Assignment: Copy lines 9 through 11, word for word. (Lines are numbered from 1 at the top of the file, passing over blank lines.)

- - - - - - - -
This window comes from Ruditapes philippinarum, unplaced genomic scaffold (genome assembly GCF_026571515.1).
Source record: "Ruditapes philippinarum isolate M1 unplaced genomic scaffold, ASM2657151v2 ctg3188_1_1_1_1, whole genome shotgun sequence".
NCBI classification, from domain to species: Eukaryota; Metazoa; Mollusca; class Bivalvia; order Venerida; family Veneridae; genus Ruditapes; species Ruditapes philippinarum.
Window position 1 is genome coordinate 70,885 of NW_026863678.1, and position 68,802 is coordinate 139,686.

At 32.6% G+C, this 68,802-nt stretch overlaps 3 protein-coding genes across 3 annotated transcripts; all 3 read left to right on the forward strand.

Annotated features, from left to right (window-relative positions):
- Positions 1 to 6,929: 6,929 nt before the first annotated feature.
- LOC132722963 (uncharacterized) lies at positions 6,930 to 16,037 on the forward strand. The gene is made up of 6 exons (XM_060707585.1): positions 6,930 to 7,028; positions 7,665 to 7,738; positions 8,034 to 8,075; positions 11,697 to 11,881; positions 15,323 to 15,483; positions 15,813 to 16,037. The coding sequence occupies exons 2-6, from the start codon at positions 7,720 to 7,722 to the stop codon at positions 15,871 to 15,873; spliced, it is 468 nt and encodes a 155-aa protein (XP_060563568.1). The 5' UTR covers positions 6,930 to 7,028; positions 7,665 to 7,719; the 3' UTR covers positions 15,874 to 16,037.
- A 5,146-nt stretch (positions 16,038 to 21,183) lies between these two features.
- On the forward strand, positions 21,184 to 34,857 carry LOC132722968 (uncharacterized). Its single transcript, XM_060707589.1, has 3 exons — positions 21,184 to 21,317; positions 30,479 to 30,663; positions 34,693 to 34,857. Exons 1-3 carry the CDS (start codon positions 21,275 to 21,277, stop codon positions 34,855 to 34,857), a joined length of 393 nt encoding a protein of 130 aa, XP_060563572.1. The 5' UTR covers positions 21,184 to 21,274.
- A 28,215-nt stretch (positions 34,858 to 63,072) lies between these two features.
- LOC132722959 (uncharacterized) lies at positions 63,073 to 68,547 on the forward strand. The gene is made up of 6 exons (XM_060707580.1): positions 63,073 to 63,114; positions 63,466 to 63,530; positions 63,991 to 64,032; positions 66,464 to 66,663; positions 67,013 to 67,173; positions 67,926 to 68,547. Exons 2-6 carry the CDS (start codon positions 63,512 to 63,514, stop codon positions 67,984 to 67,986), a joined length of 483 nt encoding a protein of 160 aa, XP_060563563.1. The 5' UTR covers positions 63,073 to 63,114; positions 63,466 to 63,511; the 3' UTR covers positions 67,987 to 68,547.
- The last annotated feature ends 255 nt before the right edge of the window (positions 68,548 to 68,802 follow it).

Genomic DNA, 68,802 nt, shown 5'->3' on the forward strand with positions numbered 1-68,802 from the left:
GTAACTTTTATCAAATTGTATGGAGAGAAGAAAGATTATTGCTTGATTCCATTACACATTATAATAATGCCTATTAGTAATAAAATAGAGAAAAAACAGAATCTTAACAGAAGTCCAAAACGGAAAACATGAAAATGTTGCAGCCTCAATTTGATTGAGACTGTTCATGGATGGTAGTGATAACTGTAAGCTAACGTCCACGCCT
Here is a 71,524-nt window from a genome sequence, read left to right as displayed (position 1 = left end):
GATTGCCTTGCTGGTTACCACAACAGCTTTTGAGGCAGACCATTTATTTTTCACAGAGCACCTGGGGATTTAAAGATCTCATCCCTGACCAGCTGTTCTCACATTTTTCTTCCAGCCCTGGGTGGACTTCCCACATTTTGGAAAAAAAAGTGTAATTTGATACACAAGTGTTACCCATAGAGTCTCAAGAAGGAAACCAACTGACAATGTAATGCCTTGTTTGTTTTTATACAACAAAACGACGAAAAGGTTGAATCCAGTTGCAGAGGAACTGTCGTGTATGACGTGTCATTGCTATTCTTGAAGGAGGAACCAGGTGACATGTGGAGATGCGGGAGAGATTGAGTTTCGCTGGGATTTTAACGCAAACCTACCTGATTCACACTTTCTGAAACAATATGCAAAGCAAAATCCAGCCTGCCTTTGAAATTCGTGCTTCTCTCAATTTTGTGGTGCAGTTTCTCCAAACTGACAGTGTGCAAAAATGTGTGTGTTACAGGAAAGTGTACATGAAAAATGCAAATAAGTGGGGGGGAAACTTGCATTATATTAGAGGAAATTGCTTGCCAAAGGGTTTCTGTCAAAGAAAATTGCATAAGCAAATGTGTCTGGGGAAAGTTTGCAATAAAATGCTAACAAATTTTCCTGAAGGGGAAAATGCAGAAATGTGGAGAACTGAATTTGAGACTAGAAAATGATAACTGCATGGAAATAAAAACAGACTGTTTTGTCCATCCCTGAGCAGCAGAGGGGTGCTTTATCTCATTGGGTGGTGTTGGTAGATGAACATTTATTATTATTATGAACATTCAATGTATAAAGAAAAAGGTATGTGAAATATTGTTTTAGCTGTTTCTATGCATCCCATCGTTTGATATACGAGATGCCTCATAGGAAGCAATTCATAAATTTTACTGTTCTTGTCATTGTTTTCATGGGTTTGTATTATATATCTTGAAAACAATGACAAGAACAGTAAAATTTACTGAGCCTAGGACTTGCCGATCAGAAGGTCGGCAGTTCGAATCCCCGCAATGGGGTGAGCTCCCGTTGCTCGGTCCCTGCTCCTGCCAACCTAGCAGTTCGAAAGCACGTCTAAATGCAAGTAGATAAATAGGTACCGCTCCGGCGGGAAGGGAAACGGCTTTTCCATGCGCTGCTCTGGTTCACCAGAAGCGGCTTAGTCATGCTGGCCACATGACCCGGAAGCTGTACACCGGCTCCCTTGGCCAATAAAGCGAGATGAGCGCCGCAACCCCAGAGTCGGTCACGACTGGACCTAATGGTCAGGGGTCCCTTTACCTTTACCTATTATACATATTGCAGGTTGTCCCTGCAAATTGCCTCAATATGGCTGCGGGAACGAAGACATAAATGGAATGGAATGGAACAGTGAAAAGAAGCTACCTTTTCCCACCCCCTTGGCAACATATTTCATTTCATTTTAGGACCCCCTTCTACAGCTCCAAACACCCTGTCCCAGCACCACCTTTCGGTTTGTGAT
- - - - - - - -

- A 5,146-nt stretch (positions 16,038 to 21,183) lies between these two features.
- On the forward strand, positions 21,184 to 34,857 carry LOC132722968 (uncharacterized). Its single transcript, XM_060707589.1, has 3 exons — positions 21,184 to 21,317; positions 30,479 to 30,663; positions 34,693 to 34,857. Exons 1-3 carry the CDS (start codon positions 21,275 to 21,277, stop codon positions 34,855 to 34,857), a joined length of 393 nt encoding a protein of 130 aa, XP_060563572.1. The 5' UTR covers positions 21,184 to 21,274.
- A 28,215-nt stretch (positions 34,858 to 63,072) lies between these two features.